Participatory research as active learning

Over the last semester, I have been running a research project, funded by the University of York’s Learning and Teaching Fund, exploring assessment norms and innovations utilised on Politics and International Relations degrees.

The project has been my first foray into participatory research with students. Throughout the project, six students took on the role of ‘Student Partners’ to help design, deliver, and conclude the research activities – activities that included running focus groups with other students. It made sense from a methodological standpoint to have this level of student involvement – after all, I was hoping to gain a student-centred understanding of the challenges and opportunities with innovating assessment practices.

Last week, we had our final research activity – a half-day workshop with the Student Partners to discuss research findings and to conclude the project. We also had some time to discuss the experiences of the students in collaborating with staff and each other on the research project. That discussion was an eye-opening one and made me keenly aware of how beneficial this kind of hands-on research experience can be for students as a form of active learning.

Politics and International Relations, at least in the UK, is not a field where students are routinely involved in research being conducted by academics in their department. This contrasts with other fields. For example, in Psychology and Education, students are often expected to participate in research as part of their studies – even though they are often not compensated for this participation.

The final workshop’s debrief impressed on me that there is a strong pedagogic value to students being partners in research – one that helps them clearly articulate their developed skills and also feel more deeply integrated within the life of the department. Perhaps the extent of this effect was the result of the pedagogic focus of this project, however other research has shown how favourable students are towards participating in research. In a study by Brewer and Robinson, one student framed it as ‘I like being a lab rat’. Whilst this shows a research relationship which is removed from the participatory research approach, it still usefully demonstrates that being involved in research can be an enjoyable experience for the student – rather than solely an effective or accessible one for the researcher. 

A majority of the Student Partners had already undertaken methods training as part of their undergraduate studies – and these students all discussed how participation in the research project had usefully made concrete for them what had otherwise been somewhat abstract learning on qualitative research methods. They said that they felt that the opportunity to participate in research and, importantly, shape the research process, was a highly effective learning exercise in methods that otherwise felt out of reach because of their position as students.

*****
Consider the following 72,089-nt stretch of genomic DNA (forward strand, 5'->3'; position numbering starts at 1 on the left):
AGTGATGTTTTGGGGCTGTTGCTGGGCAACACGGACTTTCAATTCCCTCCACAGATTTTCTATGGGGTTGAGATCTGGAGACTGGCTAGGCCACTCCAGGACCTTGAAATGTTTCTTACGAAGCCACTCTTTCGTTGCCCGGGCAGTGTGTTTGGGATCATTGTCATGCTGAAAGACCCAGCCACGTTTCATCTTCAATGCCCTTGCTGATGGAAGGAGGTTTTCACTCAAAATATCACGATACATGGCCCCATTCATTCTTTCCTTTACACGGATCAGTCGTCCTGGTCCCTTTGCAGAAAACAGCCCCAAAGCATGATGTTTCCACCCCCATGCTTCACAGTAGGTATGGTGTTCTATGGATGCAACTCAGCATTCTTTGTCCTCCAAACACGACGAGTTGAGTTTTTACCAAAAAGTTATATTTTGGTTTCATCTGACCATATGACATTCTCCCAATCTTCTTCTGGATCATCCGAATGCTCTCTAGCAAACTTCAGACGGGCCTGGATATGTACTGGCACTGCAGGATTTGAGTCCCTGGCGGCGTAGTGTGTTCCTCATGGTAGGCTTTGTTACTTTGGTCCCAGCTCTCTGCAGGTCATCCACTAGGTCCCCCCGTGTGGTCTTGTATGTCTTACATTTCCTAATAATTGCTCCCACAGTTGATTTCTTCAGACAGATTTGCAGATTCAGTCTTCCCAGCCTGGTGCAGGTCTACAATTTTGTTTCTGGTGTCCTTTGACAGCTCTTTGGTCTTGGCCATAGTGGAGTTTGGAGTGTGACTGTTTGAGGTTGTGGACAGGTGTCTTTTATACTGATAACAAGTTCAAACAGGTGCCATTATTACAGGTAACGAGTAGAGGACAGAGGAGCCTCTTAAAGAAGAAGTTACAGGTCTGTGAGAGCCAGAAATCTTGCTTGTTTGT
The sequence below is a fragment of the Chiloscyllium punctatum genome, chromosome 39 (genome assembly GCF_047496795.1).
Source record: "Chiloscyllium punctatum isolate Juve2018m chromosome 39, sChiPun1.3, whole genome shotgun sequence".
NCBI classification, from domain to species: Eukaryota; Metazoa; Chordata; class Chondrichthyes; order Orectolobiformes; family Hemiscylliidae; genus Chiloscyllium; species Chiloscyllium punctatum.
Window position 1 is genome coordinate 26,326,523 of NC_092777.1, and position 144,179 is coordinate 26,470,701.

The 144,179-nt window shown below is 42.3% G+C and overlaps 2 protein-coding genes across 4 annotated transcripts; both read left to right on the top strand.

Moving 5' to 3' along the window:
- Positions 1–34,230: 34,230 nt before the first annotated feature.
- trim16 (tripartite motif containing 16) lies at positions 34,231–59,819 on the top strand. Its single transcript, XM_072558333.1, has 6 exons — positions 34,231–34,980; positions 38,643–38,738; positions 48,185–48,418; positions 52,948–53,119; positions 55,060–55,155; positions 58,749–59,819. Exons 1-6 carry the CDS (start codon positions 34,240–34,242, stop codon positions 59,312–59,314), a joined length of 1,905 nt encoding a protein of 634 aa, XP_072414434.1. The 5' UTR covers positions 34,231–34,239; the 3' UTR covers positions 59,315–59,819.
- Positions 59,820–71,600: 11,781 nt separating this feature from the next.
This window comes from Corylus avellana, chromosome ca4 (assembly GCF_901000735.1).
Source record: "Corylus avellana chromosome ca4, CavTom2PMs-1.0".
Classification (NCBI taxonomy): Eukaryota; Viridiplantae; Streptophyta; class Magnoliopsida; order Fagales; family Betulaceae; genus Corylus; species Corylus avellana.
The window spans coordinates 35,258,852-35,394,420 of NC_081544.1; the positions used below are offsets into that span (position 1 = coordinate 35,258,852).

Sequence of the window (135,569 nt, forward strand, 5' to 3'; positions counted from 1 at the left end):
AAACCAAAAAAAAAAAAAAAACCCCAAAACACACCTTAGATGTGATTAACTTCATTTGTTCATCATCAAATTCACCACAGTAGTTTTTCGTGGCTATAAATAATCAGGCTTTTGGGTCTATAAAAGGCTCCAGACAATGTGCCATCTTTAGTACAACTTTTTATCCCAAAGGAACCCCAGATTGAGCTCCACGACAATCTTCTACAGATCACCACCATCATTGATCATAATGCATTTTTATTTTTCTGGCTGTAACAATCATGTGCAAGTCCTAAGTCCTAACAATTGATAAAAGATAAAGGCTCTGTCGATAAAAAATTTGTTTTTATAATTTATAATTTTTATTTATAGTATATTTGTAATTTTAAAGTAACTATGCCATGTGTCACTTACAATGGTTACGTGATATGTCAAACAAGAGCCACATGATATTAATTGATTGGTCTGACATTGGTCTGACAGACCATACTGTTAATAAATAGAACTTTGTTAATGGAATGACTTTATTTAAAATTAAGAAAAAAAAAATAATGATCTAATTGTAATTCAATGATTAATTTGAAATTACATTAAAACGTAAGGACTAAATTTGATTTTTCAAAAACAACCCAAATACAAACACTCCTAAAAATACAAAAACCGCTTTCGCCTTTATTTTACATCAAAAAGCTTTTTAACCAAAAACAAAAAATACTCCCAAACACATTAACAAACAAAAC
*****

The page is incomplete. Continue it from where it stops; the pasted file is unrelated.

The usefulness of research participation for learning about research methods was underlined with the use of a feedback document used for the project which included a question about the challenges the Student Partners had faced. Interestingly, all of the students independently focused on methodological issues – especially centred around small tweaks they would have made to better lead the focus groups. To me, this showed that the students had gotten highly engaged with their role as partners in the research process and were thinking critically about how improvements could be made to future projects.

Of course, whilst it is great to talk about the benefits of participatory research – there are realities that I should also acknowledge here. Unlike the experience of some Psychology and Education students, the Student Partners on this project were compensated for their time (thanks to the University of York’s Learning and Teaching Fund for this). Limitations in both funding but also methodological usefulness meant that the number of Student Partners made up a tiny percentage of our department’s undergraduate cohort – making this type of active learning an exclusive proposition. 

Nevertheless, the active learning benefits of this research project had some useful takeaways for me. Primarily, students that are especially interested in expanding their methods training should be actively encouraged to apply in the call for participants, as they might have the most to gain through inclusion in a research project. I was also left thinking about how, in the future, I would want to better introduce, in the very first session with Student Partners, the fact that the research project had the potential to be an active learning experience for them. This early framing may have multiplied the effect as the partners would have had more context for engaging with questions of methods practice, beyond the immediacy of one particular project, throughout their time working on the study. 

I am hoping to publish the results of this research project in the coming months – and so will share more on ALPS about the process and the findings as I do (fingers crossed). There are a heap of topics and conclusions that have come out of the research both in terms of assessment formats and practices but also in terms of research with Student Partners – including the building of a small student research community, ethical pedagogic research, and good practices in calls for participants. I look forward to sharing more in due course. 

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